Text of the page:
Recreational vehicles are a great way to see the country and allow owners the freedom to travel.
They are great for weekends and extended vacations, but they are a major investment. And purchasing an RV is considerably more complicated than buying a car.
Your first step in purchasing an RV is to ask yourself what you would like to do in your trailer or motorhome. Do you plan to use it for family trips to a nearby lake or for extended travel across the country? Or as a second home in the winter and travel south to a Sunbelt state where it’s sunny, warm, and without snow? Perhaps you’re thinking of selling your home and living full-time in an RV.
What sizes and styles do you prefer? Will you buy a new or pre-owned RV?
The more time you plan to spend in your RV, the more carefully you need to consider your purchase. There’s no right way to camp. Some people are shopping for an RV with a clean bathroom and comfortable beds that will keep them warm and cozy at night. Other campers are seeking a smaller version of their sticks and bricks house, with all the creature comforts of home. Will everyone be able to eat a meal, play a board game, or watch a movie? Think about how you want to live in the RV, and make sure the floor plan will support that dream.
If you are a first time RV shopper, you might be surprised—and a little overwhelmed—at how many options there are out there. Once you have settled on the type of RV you are looking for (travel trailer, fifth wheel, motorhome), you’ll still have to decide the size and floor plan that will suit you best.
While you’re trying to determine how you want to use your RV, do some homework. Use the Internet to browse RV brands and styles. Be aware that all manufacturers are not created equal.
If your friends or neighbors own an RV talk with them about their vehicle and their experiences. Look through the interior; examine various options so you can understand what is available.
A key factor is size. If you are only planning to use it sporadically, then size might not be an issue. But if you plan on living out of the vehicle for extended periods of time, then a larger RV may be more comfortable. Be aware that some older campgrounds and RV parks have restrictions on size.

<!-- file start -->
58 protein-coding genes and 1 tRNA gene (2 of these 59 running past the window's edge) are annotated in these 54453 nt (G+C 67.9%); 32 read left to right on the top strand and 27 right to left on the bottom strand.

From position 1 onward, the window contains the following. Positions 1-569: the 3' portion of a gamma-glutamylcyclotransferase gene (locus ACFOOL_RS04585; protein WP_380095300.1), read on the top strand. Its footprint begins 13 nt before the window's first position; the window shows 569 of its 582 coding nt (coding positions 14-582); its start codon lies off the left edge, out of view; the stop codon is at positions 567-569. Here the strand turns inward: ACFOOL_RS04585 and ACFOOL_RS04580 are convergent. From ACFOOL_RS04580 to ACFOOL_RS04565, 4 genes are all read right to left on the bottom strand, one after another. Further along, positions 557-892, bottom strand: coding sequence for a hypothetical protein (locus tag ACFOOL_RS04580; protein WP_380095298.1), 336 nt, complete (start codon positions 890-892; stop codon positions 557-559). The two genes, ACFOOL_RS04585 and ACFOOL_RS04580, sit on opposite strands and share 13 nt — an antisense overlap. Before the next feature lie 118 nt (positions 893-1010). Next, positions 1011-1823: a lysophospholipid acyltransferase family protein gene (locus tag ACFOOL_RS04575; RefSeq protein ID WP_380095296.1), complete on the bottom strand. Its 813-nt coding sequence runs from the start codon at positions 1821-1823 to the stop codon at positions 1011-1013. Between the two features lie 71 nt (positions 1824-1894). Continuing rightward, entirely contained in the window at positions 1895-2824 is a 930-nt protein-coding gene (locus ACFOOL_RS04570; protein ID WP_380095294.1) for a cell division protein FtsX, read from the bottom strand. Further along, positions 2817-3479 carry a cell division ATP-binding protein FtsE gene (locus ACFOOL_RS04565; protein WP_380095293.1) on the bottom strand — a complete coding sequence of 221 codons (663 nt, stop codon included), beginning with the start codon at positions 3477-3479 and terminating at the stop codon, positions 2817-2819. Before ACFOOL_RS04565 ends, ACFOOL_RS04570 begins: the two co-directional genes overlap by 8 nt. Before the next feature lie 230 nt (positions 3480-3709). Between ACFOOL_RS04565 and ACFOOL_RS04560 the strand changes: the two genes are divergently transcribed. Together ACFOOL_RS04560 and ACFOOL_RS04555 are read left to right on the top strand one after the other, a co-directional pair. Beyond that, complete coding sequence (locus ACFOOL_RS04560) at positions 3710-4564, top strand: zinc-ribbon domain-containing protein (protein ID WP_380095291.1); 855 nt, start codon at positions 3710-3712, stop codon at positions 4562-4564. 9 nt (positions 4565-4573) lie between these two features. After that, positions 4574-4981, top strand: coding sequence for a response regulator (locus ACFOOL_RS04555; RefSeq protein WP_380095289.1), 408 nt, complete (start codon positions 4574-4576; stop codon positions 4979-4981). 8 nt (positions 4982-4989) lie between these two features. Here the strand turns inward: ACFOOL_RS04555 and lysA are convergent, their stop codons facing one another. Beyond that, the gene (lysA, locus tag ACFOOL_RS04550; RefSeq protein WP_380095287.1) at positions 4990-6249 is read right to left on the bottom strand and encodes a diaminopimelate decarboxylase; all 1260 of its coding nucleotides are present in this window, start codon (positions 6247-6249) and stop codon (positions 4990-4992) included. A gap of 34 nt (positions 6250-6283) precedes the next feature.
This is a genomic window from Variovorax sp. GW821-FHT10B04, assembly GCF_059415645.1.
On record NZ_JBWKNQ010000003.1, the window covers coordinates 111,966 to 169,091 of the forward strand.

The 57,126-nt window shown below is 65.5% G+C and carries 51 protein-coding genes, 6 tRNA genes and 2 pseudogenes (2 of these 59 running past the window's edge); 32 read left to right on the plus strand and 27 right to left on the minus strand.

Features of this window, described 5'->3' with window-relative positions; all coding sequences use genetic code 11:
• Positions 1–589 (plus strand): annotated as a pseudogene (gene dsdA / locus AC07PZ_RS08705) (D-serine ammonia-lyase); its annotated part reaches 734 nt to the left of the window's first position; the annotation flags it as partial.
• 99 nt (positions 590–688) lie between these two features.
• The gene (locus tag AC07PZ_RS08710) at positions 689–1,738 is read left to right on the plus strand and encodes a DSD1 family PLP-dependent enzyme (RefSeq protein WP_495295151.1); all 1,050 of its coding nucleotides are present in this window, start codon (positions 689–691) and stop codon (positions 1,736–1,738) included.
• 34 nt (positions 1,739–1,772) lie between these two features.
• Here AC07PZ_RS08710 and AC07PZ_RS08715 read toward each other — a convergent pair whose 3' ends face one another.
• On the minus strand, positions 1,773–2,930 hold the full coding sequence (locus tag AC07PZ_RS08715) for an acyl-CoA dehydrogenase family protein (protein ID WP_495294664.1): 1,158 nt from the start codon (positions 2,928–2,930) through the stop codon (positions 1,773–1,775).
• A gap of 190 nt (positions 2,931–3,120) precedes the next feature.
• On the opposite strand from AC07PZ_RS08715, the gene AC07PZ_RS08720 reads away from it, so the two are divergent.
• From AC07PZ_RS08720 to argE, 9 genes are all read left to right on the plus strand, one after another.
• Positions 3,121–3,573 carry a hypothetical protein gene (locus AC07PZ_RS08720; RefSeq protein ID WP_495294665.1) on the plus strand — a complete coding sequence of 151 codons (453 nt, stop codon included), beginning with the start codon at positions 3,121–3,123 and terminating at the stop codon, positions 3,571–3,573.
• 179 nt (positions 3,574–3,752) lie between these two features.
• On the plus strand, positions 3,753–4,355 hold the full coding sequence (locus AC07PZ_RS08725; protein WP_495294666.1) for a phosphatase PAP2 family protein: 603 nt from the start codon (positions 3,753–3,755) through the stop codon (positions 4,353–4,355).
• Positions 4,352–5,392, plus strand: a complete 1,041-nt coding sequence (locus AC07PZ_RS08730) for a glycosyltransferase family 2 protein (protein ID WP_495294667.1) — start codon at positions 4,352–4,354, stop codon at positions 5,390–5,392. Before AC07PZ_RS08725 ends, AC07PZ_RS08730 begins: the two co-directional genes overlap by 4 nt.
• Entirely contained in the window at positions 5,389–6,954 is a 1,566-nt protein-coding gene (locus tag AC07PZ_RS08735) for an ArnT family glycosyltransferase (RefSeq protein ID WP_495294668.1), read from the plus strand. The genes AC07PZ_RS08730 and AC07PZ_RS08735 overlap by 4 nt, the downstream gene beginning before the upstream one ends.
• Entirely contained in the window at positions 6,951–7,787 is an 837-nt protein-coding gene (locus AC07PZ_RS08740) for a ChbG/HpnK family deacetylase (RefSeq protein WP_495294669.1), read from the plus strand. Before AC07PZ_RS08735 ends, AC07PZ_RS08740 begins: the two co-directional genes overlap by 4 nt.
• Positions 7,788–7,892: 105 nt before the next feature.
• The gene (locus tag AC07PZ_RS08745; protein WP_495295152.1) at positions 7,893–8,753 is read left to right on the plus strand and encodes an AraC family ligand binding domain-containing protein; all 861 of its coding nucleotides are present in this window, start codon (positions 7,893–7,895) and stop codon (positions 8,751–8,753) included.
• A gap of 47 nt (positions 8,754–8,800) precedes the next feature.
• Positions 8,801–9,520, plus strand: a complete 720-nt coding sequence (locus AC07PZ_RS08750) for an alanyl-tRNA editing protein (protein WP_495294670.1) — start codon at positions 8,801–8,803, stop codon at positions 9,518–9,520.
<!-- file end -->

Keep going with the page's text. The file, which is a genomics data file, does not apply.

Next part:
Additional features can make your ride enjoyable. Choose items that would make your trip as comfortable as possible.
Every RV is a bit different than the next, and some options will be more important to you than others. That’s why it’s important to have a list of “must haves” vs. “nice to haves” before you even start looking. Here are a few features that may or may not be on your list depending on your RV lifestyle:
- Large awning
- Outdoor TV
- Power and automated systems for stabilizing jacks and levelers
- Smart technology to power mobile devices
Once you become more acquainted with the marketplace, start visiting RV dealers. After all your research, you should be better prepared to speak with the salespeople clearly and confidently.
One of the greatest benefits of RV travel is being able to use the bathroom and have lunch in our RV kitchen while at rest stops. If this is also important to you, make sure you can access everything you will need even with the slides in. Can you access the bathroom, open the refrigerator, and get into the bedroom? Ask the salesperson to bring in the slides for you to make sure the travel mode will work for you and your family.
Most dealers have an on-site service department. Most RV repairs are specialized and different from regular vehicles.
Like all vehicles, RVs need maintenance and repairs from time to time. When you need to repair or maintain your vehicle, it is essential that you deal with professionals. You will need experienced and excellent customer service. Be aware that all dealers are not created equal.
After all, your RV is an enormous investment. Don’t trust it to just anyone.
In the interests of full disclosure, we currently own a 2019 Dutch Star diesel pusher. This is our fifth Newmar motorhome and Midtown RV in Penticton, British Columbia, is our trusted dealer. Yes, great customer service matters.
Quality is never an accident; it is always the result of intelligent effort.